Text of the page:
The new library located in Metcalfe Park is doing a brisk business. Oh, you didn’t know that the park in the Country Club neighborhood had its own library? At about 20 cubic inches, this “library”—a simple house-shaped box on a pedestal—could be easy to miss…except, of course, for all the kids usually gathered around it selecting children’s books while following a “take-one-leave-one” lending policy.

The open-air library is the work of Kim Reiner, who is a public relations coordinator with Omaha Performing Arts. She and husband, Kevin, are the parents of Henry (4), and Charlotte (2).

Kim is also a blogger, and her “Oh My! Omaha” site is a parent’s guide to the city.

That’s how Kim got into the library business to begin with. Post Alpha Bits cereal had contacted hyper-local bloggers across the nation with an offer to supply one of their Little Free Library kits in an effort to promote early childhood literacy.

Perhaps as much as any single space in Omaha, Metcalfe Park represents the classic melting pot view of what it means to be an American. Little girls in hijabs play with Somali refugees who play with Burmese children—most too young to understand the gift that their parents have given them in bringing them to our country.

“Many of the kids who play in the park are learning English,” Kim explains, “so it’s really inspiring to know that their first book in their new world—their very first book in English—might just be one from the Little Free Library.”

“Take it another step,” adds Kevin, “and think about the idea that many of those kids’ parents may be learning the language through the same books. It’s been said that countless immigrants have learned English by watching Sesame Street with their kids, so I picture moms and dads and kids all learning together with the children’s books that flow through that library.”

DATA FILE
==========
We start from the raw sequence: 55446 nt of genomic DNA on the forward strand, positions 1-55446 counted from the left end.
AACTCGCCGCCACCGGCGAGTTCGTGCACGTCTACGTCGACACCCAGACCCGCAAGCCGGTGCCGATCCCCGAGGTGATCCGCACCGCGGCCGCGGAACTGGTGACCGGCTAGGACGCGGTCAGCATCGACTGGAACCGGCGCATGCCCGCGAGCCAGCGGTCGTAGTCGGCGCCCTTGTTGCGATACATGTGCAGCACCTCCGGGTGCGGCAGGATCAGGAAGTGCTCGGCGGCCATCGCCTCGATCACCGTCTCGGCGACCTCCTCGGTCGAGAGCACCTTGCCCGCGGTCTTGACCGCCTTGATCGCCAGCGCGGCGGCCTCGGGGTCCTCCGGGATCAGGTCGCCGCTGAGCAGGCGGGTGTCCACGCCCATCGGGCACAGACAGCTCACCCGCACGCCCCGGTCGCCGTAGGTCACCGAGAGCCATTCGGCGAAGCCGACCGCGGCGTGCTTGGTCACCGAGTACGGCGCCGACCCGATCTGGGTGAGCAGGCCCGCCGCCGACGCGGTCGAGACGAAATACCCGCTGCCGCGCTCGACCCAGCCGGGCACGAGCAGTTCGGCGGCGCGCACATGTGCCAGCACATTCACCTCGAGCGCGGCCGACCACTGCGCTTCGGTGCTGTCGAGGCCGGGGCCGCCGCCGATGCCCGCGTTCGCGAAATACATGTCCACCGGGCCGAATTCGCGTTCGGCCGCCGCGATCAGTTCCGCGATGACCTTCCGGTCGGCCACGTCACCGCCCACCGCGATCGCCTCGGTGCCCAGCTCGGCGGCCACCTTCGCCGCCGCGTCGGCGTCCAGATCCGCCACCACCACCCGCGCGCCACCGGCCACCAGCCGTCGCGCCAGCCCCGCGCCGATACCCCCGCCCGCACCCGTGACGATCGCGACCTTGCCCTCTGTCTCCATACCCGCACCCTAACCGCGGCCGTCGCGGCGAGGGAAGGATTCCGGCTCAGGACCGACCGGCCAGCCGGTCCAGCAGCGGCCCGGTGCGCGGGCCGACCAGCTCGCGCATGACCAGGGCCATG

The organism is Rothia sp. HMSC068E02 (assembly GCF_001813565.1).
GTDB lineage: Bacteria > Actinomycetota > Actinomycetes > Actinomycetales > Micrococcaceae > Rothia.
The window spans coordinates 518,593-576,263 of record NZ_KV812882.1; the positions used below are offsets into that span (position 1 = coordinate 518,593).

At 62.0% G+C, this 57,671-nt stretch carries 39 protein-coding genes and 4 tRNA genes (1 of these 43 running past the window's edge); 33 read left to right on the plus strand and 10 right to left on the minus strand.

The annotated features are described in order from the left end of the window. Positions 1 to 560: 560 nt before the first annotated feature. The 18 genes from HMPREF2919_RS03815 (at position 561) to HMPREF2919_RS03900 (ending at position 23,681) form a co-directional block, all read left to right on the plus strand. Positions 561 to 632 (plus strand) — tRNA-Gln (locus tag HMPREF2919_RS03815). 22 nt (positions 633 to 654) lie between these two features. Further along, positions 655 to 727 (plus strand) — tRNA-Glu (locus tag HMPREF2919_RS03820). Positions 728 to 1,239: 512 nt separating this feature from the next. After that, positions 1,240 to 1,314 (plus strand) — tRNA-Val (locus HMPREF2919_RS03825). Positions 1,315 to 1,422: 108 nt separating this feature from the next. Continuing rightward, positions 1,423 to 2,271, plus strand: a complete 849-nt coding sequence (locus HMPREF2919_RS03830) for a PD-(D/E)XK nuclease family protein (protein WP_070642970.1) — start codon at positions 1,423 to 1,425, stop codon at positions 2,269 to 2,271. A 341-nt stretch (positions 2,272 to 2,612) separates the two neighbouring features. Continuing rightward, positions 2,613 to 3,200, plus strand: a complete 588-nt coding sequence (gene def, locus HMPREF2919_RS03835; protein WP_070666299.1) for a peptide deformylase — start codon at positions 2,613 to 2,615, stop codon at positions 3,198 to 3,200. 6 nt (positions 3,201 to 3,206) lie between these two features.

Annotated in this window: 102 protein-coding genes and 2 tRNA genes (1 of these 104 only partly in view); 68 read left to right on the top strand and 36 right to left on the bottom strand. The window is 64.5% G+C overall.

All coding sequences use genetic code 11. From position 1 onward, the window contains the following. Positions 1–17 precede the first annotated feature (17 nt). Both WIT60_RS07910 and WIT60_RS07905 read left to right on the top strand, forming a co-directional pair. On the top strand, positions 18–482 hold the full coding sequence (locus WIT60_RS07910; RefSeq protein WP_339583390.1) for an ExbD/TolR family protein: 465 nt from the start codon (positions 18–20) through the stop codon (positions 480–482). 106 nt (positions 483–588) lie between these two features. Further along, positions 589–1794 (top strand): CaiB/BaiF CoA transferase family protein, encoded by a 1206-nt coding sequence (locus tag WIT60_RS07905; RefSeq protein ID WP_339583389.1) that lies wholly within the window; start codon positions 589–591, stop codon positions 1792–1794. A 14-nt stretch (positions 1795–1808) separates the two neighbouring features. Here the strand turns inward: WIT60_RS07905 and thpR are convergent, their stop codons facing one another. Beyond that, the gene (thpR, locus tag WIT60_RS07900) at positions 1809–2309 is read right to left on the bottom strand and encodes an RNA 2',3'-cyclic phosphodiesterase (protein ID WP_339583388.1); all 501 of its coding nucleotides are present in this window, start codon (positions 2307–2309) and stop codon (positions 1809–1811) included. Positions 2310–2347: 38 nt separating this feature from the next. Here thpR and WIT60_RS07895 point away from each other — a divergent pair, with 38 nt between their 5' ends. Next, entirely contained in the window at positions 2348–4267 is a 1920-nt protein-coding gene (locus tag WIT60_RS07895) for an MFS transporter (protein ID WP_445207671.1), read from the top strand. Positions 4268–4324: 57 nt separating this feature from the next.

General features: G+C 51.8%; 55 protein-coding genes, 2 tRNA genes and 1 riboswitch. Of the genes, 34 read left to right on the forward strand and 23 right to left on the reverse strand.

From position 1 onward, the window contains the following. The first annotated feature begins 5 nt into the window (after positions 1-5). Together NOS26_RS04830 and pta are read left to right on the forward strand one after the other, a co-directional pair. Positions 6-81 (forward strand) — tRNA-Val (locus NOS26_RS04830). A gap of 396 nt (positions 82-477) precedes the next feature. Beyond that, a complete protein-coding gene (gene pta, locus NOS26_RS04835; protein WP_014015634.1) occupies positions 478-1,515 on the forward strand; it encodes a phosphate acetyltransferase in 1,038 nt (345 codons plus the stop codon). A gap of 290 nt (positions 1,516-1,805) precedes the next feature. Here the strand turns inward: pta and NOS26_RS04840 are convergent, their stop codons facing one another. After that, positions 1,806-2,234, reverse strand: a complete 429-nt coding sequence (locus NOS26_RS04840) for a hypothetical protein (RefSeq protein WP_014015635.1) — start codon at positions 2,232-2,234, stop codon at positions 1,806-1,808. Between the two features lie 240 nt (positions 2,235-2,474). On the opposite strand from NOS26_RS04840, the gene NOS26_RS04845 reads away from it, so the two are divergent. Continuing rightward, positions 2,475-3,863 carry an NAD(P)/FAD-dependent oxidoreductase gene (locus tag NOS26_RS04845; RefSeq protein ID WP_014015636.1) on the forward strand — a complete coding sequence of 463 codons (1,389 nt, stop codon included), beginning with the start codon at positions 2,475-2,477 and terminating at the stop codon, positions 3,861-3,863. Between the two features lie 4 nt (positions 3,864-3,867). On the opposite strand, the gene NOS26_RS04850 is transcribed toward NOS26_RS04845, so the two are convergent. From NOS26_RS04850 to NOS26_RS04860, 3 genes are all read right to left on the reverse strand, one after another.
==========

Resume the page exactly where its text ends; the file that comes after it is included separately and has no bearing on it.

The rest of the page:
Kevin also works in the creative world as a digital media producer with Clark Creative Group. You’ve probably seen a million of his TV commercials and other projects but, just like Kim, he’s also played a role in delivering fine art magic on the Orpheum Theater stage and beyond. Kevin created the animations that became the projected backdrops for the Jun Kaneko-designed productions of Puccini’s Madama Butterfly (Opera Omaha), Beethoven’s Fidelio (The Opera Company of Philadelphia), and Mozart’s The Magic Flute (Washington National Opera).

So it’s no surprise that Henry and Charlotte are being raised in an environment where they are immersed in art and culture.

“It’s kind of a hit-or-miss experiment every time we take in a show in terms of learning what the kids are now old enough to sit through,” Kim says, “but it’s great to experience theater and other cultural events through the lens of your kids. You take in a production in entirely new ways when your kids are by your side.”

Henry, Kim and Kevin explain, is a builder of considerable talent. Just give him enough of anything—from Legos to lima beans—and he’ll soon assemble an impressive architectural feat of some kind, ones that usually incorporate a wildly imaginative collection of other, seemingly unrelated found objects.

“He’s a mixed media artist,” Kevin adds with a chuckle.

The young boy is also pretty good with movie and book quotes. When a recent shopping trip found Henry crossing the threshold of a local big box store—the one with the red bullseye logo—he was compelled to blurt out “You’re not the Target market, weirdo,” in echoing a line from the film The Lorax.

“And then there was the ‘As you wish’ kick that came after we watched The Princess Bride,” adds Kim. “He was begging for a bonus bedtime story one night and I finally caved with an ‘Okay, okay’ when he corrected me and said ‘No, mom, you’re supposed to say ‘as you wish,’ just like in the movie.”

Charlotte is described by the Reiners as being perhaps a bit more extroverted than her brother. “Henry is more gentle-goofy,” Kim says, “and Charlotte is more spirited. She’s a force to be reckoned with.”

“We’ll go to, say, Jazz on the Green,” Kevin says, “and Charlotte is the kid that will plop down next to any group of people and just start chatting away.”

Charlotte’s dreamland domain of late is the backyard sandbox. The adorable tot was encrusted almost head-to-toe in a rime of sand the evening of the interview.

“That’s where we look whenever anything goes missing in the house,” Kim quips. “We check the sandbox first.”

“Yeah, like that’s where we found last night’s leftover pizza dough,” Kevin winks.